August 12, 2013
Former NSA and CIA boss Michael Hayden went on Face the Nation Sunday and told America the NSA’s Fourth Amendment busting surveillance program is “lawful, effective, and appropriate.” He made it clear Obama did not say during a Friday news conference he would implement “operational changes” to the NSA program.
The former Air Force General, now a consultant with the folks who brought us naked body porno scanners at airports around the country, the Chertoff Group, said oversight of NSA surveillance is “already quite good” and “there have been no abuses under him or under his predecessor,” although Obama “does have this issue of confidence, this issue of transparency.”
“The president is trying to take some steps to make the American people more comfortable about what it is we’re doing,” Hayden continued. “That’s going to be hard” because “some steps to make Americans more comfortable will actually make Americans less safe,” he said. In other words, if the government decides to obey the Constitution it will result in terrorism.
Hayden was confident the “left” would not stop the NSA surveillance program. He said “folks from the so-called left, are a bit uneasy” about rampant NSA surveillance and constitutional violations. “They don’t want a little more transparency with regard to the metadata program. They want the program stopped. I don’t think it will be.”
Meanwhile, supporters of the forever war on mostly illusory terrorism are criticizing Obama’s call for NSA “reform,” in reality an effort to make Americans comfortable with the idea of ditching the Fourth Amendment.
King’s use of the word “wartime” is inaccurate due to the fact Obama and his predecessor did not bother to legally declare war as required under Article 1, Section 8 of the Constitution.
“These programs are legal, transparent and contain the appropriate checks and balances among the executive, legislative and judicial branches of our government. These intelligence tools keep Americans safe every single day,” said King, who is chairman of House Homeland Security Committee’s Sub-Committee on Counterterrorism and Intelligence.
As a proponent of the forever war against largely delusional would-be terrorists choreographed by the FBI, King said widespread NSA surveillance of the communications of all Americans is mandatory. “America is at war with Islamist terror groups that kill and maim innocent civilians,” he said, adding without evidence that the “current threat to the Homeland is just as high as it was before 9/11″ when terrorists trained on U.S. military bases allegedly attacked New York and Washington D.C.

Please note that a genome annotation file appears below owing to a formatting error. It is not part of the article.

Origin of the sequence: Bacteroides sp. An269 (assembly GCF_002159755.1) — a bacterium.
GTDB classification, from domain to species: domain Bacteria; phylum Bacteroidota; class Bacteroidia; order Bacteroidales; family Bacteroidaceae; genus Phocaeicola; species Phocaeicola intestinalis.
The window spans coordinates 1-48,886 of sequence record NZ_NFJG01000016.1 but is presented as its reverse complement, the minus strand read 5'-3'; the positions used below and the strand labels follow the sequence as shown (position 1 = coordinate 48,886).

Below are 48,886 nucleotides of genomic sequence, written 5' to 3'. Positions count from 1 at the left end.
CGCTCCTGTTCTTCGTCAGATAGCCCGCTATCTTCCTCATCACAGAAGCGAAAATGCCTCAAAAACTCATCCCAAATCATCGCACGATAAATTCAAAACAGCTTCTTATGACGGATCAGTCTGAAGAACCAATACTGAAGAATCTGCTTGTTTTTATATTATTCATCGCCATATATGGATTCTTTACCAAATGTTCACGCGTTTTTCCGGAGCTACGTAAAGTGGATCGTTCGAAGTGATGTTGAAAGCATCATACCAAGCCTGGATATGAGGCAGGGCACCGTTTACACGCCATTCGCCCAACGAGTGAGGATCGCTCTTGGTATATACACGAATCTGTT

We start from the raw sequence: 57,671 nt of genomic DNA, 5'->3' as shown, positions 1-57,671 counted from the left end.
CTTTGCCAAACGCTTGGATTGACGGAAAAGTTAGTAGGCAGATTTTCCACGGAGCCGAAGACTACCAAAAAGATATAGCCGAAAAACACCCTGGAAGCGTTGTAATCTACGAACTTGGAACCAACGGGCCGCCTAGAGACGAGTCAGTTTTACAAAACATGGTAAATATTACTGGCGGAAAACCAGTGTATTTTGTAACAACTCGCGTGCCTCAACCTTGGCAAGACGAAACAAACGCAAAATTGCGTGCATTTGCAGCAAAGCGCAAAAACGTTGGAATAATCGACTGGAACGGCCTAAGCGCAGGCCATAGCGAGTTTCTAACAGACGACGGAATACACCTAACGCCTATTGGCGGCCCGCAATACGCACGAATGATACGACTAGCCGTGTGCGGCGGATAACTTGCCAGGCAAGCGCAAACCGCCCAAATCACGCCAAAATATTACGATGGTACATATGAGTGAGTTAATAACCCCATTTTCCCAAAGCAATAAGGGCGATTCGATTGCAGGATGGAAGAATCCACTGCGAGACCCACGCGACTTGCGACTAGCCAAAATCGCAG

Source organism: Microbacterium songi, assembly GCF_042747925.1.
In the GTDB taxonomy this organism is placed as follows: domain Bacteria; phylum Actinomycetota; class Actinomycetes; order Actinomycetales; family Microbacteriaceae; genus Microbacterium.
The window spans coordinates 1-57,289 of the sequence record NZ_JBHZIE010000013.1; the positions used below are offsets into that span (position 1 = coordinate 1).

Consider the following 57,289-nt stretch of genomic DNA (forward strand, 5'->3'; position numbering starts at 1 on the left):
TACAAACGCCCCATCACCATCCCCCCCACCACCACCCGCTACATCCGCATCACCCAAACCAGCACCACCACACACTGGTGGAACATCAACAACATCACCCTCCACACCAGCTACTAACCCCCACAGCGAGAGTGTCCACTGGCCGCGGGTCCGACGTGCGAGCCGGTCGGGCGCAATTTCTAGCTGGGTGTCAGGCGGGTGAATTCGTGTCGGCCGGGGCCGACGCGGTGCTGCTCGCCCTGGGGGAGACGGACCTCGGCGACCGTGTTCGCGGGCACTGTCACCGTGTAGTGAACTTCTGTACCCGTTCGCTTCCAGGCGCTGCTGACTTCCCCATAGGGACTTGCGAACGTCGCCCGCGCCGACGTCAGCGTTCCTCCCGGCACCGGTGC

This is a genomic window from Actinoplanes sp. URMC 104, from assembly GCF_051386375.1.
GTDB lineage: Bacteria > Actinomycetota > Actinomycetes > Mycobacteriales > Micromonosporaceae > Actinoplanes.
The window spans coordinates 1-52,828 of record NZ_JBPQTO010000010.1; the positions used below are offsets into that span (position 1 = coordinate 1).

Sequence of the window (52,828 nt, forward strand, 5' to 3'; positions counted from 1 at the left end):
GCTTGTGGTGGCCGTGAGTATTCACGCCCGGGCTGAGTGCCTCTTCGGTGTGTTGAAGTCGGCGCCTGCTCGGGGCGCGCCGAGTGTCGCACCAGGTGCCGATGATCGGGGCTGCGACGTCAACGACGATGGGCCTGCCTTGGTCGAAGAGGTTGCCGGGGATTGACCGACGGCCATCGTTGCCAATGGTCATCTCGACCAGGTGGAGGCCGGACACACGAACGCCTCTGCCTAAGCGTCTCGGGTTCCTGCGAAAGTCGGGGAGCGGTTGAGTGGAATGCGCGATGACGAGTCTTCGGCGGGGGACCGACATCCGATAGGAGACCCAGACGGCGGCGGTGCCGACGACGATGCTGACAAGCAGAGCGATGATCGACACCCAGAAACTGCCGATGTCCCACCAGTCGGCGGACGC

The government’s propaganda war in America received a momentary boost after the government claimed earlier this month it had detected an unspecified terrorist “threat stream” and moved to close embassies in Jordan, Egypt, Qatar, Kuwait, Bahrain, Oman, Libya, Madagascar, Burundi, Djibouti, Sudan, Rwanda, Mauritius, Saudi Arabia and the United Arab Emirates.
The unsubstantiated threat dominated corporate media headlines for days. It played into the government’s assertion NSA surveillance is in fact detecting and shutting down terrorist threats.
After the United States said it had taken out the suspected al-Qaeda threat in Yemen, Obama claimed the CIA-created terror group “is on its heels” and “has been decimated,” an assertion disputed by major proponents in the manufactured forever war on terror, most on the Republican side of the right versus left partisan dog and pony show divide.
“You can’t say on the one hand you have destroyed, quote, core al Qaeda — by the way that is semantic gymnastics, which is remarkable — you can’t say that and at the same time have to close embassies and consulates all over the Middle East,” said Arizona Republican Senator John McCain on Sunday.
Last week, McCain’s terror war helpmate, South Carolina Senator Lindsey Graham, said al-Qaeda has grown increasingly confident since the attack on the CIA’s Syrian gun running operation in Benghazi, Libya, an operation conducted under diplomatic cover. Graham said “these al-Qaeda types are really on steroids thinking we’re weaker and they’re stronger,” but did not offer any evidence to back-up his claim.
Graham, who is probably the most theatrical pro-forever war proponent in Washington, had previously compared what the NSA is doing to action taken by the government and its military during the Second World War.
“In World War II, the mentality of the public was that our whole way of life was at risk, we’re all in,” Graham said in June. “We censored the mail. When you wrote a letter overseas, it got censored. When a letter was written back from the battlefield to home, they looked at what was in the letter to make sure they were not tipping off the enemy.”
He then mulled the idea that the forever war on government created terrorists might require not just violating the Fourth Amendment, but also the First. “If I thought censoring the mail was necessary, I would suggest it, but I don’t think it is.”